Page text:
In not-pretensioned conditions, shown in FIG. 1, the meander consists of straight sections 15-20 which are interconnected by circular sections 10-14 having uniform bending radii of 0.75 mm. It has been found that these uniform bending radii should be at least five times the thickness of the flat material. The spring ends 5,6 are supporting points for the spring 1, said ends being able to pivot on respective supports 21, 22 of the key body about an axis perpendicular to said plane. At point 7 at the top of arc 12 interconnecting the two legs 15 and 16 of the middle loop 4 there is applied the operating force of the key.
The legs 17, 18 and 19, 20, respectively, of the end loops 2 and 3, respectively, enclose angles of 25 the legs 18 and 19, respectively, of the end loops 2 and 3 and the corresponding adjacent legs 15 and 16, respectively, of the middle loop 4 lie between 15 loop 4 enclose an angle between 10 these angles are decreasing from the ends of the spring to its middle.
In the following FIGS. 2-4 showing the spring again highly enlarged at different stages of operation the reference numerals of the spring 1 are not repeated since they are identical with those of FIG. 1. In FIG. 2 the spring mounted in a key element is pretensioned by about 20% in horizontal direction between the supports 21, 22 having a distance b of at most 8 mm. For this reason the middle loop 4 is somewhat lifted so that the highest point 7 thereof urges the key stem against a stem stroke limiting abutment with the desired initial force shown in the force vs. displacement characteristic of FIG. 6 at a stem displacement zero, the spring arriving at height a of at most 10 mm. If the stem displacement increases linearly the operating force needed increases less than linearly and the spring ends 5, 6 pivot on their corresponding supports 21, 22 until the spring has with about half the displacement the shape as shown in FIG. 3 and the operating force needed passes its maximum as shown in FIG. 6 under (a) and (b). With a further linear increase of the displacement the end legs 17 and 20 rotate towards a horizontal position which is substantially arrived at the end position shown in FIG. 4 whereby the operating force needed decreases more than proportional and arrives at the end position with a displacement c of 3.5 mm about the same value as with displacement zero. It is seen therefore, that by using the aforementioned exemplary dimensions, a key spring has been produced with a functioning width b of less than 8 mm, a functioning height a less than 10 mm which is capable of keystrokes c up to substantially 4 mm.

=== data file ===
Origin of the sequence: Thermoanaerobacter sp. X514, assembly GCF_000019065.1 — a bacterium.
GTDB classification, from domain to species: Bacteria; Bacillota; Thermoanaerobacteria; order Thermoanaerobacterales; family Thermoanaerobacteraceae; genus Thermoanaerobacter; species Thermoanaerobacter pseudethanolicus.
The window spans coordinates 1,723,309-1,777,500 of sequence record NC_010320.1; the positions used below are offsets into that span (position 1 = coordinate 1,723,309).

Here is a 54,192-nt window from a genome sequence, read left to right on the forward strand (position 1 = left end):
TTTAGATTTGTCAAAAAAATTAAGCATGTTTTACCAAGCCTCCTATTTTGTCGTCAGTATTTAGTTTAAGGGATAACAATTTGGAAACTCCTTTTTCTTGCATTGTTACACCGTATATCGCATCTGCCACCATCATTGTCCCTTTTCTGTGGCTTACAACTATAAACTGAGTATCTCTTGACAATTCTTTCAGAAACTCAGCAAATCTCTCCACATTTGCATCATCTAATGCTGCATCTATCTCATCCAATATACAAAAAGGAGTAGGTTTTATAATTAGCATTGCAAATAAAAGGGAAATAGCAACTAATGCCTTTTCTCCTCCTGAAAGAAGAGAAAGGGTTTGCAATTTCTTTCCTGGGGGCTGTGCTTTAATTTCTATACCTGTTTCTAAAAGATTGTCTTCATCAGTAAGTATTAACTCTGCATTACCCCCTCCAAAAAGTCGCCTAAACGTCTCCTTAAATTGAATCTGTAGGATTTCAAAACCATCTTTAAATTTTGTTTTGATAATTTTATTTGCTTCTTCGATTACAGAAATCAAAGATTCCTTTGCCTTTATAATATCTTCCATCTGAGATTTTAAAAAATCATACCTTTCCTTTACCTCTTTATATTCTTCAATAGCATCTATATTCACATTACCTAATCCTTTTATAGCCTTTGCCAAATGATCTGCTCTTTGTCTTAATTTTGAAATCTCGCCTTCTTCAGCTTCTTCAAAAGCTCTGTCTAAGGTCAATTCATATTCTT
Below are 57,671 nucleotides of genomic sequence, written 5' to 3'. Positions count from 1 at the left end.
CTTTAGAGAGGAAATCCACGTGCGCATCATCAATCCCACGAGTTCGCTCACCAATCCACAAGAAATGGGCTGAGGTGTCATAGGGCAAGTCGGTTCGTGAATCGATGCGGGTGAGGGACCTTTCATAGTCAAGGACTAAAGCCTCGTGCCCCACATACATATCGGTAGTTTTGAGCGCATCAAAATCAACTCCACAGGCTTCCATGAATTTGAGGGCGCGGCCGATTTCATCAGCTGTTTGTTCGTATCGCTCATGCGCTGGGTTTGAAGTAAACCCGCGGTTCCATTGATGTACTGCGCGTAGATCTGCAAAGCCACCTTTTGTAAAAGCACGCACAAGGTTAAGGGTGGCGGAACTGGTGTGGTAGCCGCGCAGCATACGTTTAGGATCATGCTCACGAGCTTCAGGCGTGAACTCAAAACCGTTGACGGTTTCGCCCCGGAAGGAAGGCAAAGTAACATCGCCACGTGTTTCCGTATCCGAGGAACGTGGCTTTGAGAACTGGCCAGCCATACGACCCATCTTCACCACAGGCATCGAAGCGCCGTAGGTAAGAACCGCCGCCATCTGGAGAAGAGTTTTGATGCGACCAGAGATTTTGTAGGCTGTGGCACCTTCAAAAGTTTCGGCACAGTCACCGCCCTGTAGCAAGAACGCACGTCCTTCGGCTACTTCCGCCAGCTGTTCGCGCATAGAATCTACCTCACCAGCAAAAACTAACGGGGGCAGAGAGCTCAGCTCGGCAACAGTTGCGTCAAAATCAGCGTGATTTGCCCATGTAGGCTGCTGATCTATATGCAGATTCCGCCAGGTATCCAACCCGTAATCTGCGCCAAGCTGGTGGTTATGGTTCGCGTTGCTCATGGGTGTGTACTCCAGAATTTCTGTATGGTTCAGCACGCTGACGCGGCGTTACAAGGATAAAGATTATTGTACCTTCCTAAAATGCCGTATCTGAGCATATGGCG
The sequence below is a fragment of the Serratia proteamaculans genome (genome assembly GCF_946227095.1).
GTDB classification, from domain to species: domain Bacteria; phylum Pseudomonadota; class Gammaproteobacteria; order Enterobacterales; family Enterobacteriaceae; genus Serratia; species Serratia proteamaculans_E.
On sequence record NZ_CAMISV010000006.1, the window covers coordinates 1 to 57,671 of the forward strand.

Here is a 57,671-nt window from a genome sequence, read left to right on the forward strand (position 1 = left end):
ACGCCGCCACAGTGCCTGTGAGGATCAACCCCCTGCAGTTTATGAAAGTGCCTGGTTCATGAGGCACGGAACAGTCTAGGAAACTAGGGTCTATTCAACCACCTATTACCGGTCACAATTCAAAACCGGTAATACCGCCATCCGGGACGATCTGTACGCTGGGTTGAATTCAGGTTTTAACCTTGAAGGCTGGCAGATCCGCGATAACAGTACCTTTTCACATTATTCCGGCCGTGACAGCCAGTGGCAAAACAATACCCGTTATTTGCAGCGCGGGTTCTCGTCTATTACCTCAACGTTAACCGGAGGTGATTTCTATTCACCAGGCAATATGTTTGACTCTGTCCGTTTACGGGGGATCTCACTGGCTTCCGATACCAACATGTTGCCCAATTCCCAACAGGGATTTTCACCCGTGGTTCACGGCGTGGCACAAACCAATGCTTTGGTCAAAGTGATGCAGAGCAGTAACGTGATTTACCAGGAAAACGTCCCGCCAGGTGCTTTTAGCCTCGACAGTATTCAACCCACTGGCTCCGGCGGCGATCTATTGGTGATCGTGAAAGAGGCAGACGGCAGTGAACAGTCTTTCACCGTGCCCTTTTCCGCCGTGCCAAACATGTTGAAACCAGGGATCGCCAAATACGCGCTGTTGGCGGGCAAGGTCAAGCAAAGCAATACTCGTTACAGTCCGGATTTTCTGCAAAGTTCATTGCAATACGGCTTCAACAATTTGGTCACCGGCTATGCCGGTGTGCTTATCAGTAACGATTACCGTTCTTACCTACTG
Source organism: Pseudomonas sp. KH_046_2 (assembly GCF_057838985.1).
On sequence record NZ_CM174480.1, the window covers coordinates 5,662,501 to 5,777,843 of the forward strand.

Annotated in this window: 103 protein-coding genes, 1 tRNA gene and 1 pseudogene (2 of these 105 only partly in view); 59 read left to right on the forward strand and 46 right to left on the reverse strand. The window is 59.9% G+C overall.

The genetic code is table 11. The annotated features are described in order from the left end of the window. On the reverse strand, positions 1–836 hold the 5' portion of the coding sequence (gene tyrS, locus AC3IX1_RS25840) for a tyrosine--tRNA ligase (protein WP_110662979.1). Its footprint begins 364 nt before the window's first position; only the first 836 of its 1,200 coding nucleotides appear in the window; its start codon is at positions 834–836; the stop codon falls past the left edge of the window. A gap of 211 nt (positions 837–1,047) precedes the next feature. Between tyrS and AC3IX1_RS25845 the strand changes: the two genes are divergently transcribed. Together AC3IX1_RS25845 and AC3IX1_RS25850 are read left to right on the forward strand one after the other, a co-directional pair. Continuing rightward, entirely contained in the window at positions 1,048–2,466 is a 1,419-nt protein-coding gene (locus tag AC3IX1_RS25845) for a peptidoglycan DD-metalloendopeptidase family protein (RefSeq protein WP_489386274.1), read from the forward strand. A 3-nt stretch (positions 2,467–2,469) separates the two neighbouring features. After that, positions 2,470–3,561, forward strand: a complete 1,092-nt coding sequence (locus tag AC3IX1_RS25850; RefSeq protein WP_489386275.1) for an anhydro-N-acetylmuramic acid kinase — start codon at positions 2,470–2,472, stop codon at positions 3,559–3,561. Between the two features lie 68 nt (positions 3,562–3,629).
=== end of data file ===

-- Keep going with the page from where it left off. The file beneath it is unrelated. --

As it can be seen from characteristics (a) and (b) of FIG. 6 it is possible to achieve within certain limits a parallel shift of the force vs. displacement characteristics with the same displacement by a suitable choice of the thickness of the flat material, 0.070 mm for characteristic (a) and 0.065 mm for characteristic (b). For comparison reasons this figure also includes the linear force vs displacement characteristic (c) of a helical spring. These illustrate that when operating the key it is mainly the connecting arcs, especially arcs 13 and 14, which change their shape. In fact the straight sections 15-20 of FIG. 1 are also bent by some amount, but this effect is not predominant in FIGS. 2-4.